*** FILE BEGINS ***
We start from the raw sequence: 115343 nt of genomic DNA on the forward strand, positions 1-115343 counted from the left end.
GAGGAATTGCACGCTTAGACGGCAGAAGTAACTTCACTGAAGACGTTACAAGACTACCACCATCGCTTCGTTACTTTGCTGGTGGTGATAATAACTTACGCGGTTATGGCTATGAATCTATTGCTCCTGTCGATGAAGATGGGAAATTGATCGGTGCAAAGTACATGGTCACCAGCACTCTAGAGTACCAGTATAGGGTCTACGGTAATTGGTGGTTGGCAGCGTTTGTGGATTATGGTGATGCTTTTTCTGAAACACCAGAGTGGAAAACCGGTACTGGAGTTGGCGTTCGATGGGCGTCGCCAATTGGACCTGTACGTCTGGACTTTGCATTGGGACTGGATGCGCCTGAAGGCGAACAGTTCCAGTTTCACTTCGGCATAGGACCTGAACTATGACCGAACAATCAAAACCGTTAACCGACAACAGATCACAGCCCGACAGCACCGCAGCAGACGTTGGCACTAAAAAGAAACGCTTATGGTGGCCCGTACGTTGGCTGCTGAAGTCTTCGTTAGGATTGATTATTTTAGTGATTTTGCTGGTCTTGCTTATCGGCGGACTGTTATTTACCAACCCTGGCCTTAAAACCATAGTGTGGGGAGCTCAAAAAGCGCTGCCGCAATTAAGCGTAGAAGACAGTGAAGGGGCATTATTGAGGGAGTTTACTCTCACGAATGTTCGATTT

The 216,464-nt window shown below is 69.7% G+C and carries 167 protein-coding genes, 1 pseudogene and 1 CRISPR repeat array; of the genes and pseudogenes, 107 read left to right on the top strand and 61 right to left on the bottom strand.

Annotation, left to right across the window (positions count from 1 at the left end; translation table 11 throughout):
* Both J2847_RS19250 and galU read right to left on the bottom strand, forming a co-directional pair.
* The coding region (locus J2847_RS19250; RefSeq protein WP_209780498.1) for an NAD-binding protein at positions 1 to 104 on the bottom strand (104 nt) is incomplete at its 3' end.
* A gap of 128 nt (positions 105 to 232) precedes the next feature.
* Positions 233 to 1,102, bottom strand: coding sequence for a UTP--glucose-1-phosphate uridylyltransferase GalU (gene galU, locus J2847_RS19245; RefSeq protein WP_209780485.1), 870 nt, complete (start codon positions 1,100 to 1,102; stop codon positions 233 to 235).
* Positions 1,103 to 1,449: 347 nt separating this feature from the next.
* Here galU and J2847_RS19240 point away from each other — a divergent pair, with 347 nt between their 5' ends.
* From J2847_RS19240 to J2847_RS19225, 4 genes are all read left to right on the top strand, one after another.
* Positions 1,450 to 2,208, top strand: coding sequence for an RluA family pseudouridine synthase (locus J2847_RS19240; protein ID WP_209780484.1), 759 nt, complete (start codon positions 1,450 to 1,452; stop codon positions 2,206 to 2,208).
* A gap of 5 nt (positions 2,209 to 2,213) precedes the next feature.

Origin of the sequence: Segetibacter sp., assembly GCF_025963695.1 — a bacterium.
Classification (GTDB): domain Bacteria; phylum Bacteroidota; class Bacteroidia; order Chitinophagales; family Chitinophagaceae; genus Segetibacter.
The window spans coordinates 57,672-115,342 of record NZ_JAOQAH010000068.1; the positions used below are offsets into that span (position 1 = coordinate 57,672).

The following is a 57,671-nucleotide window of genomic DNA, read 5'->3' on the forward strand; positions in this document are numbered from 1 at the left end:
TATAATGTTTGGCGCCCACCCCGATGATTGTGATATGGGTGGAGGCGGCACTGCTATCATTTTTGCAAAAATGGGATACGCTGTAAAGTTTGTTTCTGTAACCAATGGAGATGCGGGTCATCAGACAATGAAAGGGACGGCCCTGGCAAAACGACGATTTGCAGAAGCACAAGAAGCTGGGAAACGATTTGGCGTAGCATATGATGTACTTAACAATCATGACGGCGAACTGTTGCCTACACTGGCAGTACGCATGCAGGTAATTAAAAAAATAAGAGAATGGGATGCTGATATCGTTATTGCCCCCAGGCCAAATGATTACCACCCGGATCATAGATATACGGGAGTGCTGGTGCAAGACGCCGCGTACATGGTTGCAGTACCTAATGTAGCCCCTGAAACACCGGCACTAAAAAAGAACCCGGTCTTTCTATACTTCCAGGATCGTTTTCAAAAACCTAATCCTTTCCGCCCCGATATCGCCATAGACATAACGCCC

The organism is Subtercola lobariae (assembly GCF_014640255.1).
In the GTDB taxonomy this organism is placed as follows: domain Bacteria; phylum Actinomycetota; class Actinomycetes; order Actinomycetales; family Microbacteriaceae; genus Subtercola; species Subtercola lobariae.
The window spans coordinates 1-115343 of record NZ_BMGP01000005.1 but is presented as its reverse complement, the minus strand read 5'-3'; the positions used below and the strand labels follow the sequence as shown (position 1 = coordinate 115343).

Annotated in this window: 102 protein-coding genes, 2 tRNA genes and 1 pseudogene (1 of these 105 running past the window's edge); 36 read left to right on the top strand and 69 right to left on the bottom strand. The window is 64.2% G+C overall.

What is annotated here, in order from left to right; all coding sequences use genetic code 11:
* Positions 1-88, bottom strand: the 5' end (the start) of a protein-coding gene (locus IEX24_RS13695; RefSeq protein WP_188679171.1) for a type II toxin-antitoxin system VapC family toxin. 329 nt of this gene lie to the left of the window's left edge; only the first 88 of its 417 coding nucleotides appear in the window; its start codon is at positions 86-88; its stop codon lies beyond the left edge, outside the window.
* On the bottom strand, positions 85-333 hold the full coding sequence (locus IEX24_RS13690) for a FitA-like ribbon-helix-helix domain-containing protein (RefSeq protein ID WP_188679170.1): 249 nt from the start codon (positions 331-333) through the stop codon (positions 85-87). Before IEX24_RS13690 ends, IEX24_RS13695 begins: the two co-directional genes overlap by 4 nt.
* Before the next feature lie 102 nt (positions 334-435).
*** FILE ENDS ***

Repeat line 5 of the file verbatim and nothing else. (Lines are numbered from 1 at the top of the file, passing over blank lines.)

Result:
* Both J2847_RS19250 and galU read right to left on the bottom strand, forming a co-directional pair.